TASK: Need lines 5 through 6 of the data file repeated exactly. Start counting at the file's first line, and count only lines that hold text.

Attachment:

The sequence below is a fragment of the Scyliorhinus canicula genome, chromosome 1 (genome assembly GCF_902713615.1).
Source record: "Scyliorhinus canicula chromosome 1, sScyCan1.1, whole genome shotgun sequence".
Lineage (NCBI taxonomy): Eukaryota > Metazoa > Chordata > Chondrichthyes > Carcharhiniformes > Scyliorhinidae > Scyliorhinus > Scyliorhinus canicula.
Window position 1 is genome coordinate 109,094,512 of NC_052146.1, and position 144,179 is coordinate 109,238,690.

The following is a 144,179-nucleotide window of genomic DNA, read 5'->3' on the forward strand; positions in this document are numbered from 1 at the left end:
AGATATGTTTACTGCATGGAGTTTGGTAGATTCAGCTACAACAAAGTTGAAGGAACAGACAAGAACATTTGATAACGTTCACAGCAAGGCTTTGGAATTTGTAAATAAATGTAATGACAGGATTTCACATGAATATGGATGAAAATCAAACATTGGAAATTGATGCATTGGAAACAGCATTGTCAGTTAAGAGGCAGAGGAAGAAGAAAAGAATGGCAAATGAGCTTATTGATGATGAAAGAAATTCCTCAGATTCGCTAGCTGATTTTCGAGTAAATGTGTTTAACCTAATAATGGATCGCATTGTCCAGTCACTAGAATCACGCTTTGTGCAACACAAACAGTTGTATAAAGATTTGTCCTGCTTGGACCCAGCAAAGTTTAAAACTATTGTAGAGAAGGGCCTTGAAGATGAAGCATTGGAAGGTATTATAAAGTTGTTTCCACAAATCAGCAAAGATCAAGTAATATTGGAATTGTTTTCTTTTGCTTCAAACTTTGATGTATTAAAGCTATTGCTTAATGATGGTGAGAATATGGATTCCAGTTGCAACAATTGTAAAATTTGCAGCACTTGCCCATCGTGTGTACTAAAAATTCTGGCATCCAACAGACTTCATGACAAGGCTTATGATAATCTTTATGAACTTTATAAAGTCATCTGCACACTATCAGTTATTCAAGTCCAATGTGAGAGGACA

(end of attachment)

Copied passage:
The following is a 144,179-nucleotide window of genomic DNA, read 5'->3' on the forward strand; positions in this document are numbered from 1 at the left end:
AGATATGTTTACTGCATGGAGTTTGGTAGATTCAGCTACAACAAAGTTGAAGGAACAGACAAGAACATTTGATAACGTTCACAGCAAGGCTTTGGAATTTGTAAATAAATGTAATGACAGGATTTCACATGAATATGGATGAAAATCAAACATTGGAAATTGATGCATTGGAAACAGCATTGTCAGTTAAGAGGCAGAGGAAGAAGAAAAGAATGGCAAATGAGCTTATTGATGATGAAAGAAATTCCTCAGATTCGCTAGCTGATTTTCGAGTAAATGTGTTTAACCTAATAATGGATCGCATTGTCCAGTCACTAGAATCACGCTTTGTGCAACACAAACAGTTGTATAAAGATTTGTCCTGCTTGGACCCAGCAAAGTTTAAAACTATTGTAGAGAAGGGCCTTGAAGATGAAGCATTGGAAGGTATTATAAAGTTGTTTCCACAAATCAGCAAAGATCAAGTAATATTGGAATTGTTTTCTTTTGCTTCAAACTTTGATGTATTAAAGCTATTGCTTAATGATGGTGAGAATATGGATTCCAGTTGCAACAATTGTAAAATTTGCAGCACTTGCCCATCGTGTGTACTAAAAATTCTGGCATCCAACAGACTTCATGACAAGGCTTATGATAATCTTTATGAACTTTATAAAGTCATCTGCACACTATCAGTTATTCAAGTCCAATGTGAGAGGACA